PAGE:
It’s hard to believe anyone would abandon a home in Hancock Park, but apparently that is the case with 252 South June Street. Built in 1968, the home is not a typical Hancock Park stunner, or even a contributor to the historic character of the neighborhood, but it sold in 2006 for $1,950,00 and online estimates from national real estate websites estimate the house could be worth between $3 million and $3.5 million today.
Nearby neighbor Ann Reiss Lane told the Buzz that sometime about 10 years ago, the house fell into disrepair after the family that lived there lost the house in an apparent foreclosure. Over the intervening years, Lane said, she and several other neighbors have been dealing with the remains of the neglected house, including a rat-infested swimming pool, neglected landscaping, and an abandoned car in the front yard. There was even a fire two years ago.
“I moved into this neighborhood in 1957. I worked for the city for 20 years. I know this city. But I have been unable to get any action on this,” said Lane.
“For what must be 10 years, I have reported, engaged and even contemplated getting an axe myself,” wrote Lane in an email to neighborhood leaders and city officials, begging for someone to take action and execute an abatement order that has been in effect since 2010, when the City’s department of Building and Safety got involved in the matter.
“The city responded to a complaint in February of 2010. The dwelling was found to be vacant and open to unauthorized entry, with improper maintenance and general dilapidation,” Jeff Napier, Chief Inspector and Interim Public Information Officer at City of Los Angeles Department of Building and Safety (LADBS), told the Buzz in an email.
“An Abate Order was issued requiring that the building be secured and that the dwelling be maintained,” Napier continued. “No owner or responsible party complied with the Order at that time, so LADBS executed work orders and had a City Contractor perform the work. Due to the owner’s failure to maintain the property clean and secure, LADBS has chosen to demolish the building and clear the lot. All actions required by law to perform the demolition are being taken at this time,.”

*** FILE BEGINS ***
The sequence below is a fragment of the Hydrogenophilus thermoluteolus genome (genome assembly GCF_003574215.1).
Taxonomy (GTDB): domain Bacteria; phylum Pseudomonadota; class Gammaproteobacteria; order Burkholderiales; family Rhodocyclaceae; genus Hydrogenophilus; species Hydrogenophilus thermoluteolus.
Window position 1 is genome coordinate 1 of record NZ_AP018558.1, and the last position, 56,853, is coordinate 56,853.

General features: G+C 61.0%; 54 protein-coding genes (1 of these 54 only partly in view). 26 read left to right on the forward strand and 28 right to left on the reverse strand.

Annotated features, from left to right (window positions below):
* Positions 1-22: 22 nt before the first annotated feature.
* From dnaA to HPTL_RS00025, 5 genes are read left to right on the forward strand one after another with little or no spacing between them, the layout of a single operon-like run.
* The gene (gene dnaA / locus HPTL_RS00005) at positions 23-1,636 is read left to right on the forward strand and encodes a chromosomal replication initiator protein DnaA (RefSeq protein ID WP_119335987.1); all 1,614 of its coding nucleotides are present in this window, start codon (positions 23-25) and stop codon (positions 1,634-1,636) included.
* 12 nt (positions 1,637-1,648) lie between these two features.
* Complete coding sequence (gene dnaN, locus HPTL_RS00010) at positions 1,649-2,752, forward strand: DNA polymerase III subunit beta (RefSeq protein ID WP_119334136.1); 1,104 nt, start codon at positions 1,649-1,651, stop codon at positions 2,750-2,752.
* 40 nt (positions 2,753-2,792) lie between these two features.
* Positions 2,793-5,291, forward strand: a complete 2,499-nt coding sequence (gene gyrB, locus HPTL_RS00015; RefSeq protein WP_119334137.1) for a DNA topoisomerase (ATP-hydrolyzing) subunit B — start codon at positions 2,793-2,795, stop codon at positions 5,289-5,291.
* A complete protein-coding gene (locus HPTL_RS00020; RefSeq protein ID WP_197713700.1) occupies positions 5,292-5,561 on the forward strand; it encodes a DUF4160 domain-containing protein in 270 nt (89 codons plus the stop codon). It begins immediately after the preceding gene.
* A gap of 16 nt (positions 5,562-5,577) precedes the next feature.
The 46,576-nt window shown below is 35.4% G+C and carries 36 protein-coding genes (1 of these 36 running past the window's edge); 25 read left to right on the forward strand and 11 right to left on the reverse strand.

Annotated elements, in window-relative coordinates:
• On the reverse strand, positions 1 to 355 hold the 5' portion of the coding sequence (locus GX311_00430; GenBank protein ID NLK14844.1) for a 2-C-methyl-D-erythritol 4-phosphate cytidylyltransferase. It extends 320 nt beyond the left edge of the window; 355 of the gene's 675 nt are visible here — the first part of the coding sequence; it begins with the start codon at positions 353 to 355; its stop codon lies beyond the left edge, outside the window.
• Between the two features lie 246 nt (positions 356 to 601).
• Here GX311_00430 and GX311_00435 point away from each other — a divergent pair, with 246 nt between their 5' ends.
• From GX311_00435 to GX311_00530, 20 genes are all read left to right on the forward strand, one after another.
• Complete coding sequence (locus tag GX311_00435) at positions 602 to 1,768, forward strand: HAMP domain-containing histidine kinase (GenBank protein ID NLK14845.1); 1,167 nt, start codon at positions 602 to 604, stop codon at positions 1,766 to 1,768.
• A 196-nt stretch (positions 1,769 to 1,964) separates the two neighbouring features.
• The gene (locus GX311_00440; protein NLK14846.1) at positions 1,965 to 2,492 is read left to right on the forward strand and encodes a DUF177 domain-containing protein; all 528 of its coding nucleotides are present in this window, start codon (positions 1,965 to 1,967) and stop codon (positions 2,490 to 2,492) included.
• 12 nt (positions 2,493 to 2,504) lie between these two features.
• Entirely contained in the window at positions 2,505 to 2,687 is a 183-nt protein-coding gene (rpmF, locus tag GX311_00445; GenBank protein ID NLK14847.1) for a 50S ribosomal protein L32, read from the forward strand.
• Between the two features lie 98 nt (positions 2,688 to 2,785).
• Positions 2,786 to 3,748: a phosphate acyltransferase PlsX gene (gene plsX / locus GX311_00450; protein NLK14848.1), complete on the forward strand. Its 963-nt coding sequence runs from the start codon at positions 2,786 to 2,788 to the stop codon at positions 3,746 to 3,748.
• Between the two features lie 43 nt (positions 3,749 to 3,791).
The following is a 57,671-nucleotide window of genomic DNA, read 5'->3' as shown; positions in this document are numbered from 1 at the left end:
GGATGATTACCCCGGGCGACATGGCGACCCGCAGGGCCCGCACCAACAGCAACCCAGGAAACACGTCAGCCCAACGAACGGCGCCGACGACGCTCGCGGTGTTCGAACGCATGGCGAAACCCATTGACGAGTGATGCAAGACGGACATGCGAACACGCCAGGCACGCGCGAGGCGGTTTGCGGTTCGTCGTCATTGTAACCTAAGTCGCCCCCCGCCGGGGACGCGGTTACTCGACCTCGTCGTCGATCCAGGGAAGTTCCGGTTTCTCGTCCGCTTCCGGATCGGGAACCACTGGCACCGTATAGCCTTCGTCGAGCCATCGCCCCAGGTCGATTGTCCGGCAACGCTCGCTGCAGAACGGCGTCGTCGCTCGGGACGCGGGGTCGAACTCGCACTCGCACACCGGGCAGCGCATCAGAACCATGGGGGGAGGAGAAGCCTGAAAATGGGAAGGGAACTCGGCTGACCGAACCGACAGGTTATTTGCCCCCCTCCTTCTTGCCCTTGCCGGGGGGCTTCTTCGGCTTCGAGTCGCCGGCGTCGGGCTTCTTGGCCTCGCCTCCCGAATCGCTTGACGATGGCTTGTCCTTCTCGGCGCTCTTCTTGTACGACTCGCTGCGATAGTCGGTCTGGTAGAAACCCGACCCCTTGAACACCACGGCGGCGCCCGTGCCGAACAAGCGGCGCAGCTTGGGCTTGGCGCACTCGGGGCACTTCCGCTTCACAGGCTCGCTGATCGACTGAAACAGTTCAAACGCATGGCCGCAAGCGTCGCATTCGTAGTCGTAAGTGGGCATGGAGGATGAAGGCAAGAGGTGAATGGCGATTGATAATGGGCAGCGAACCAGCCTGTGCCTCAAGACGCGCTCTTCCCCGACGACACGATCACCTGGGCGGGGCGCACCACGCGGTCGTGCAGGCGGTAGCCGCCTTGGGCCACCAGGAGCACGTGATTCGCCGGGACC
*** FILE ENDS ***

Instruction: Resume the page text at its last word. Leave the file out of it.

Lane said she has seen progress in the past, but so far no satisfactory solutions.
“With great enthusiasm I reported the arrival of dumpsters, which may have been 6 months ago,” she wrote in an email earlier this week. “Today there are 2 rusting dumpsters sitting in dead landscaping, covered in trash. The parkway is dead and ugly. The signs placed by the city are dirty and bedraggled. And to think I worried about parkway trees!”
In response to her email and our query, LADBS told us they are just waiting for all utility gas service piping to be removed from the property before beginning demolition. And the removal of the pipes is currently in process with the Southern California Gas Company.
We weren’t able to get an exact completion date in time for this story, but CD4 staff said the pipe removal process could take several months.
Meanwhile, Lane told the Buzz she will be 90 in February of next year, and hopes the City might have the house demolished and the neighborhood eyesore removed in time for her birthday in February. Maybe?
[Note: This story was updated Friday, October 25 to include the following information from LADBS officials on the timing of demolition: “The Department is taking all actions required by law to perform the demolition. It is difficult to narrow down a date due to the steps needed to execute this action, but we estimate the middle of December 2019.”]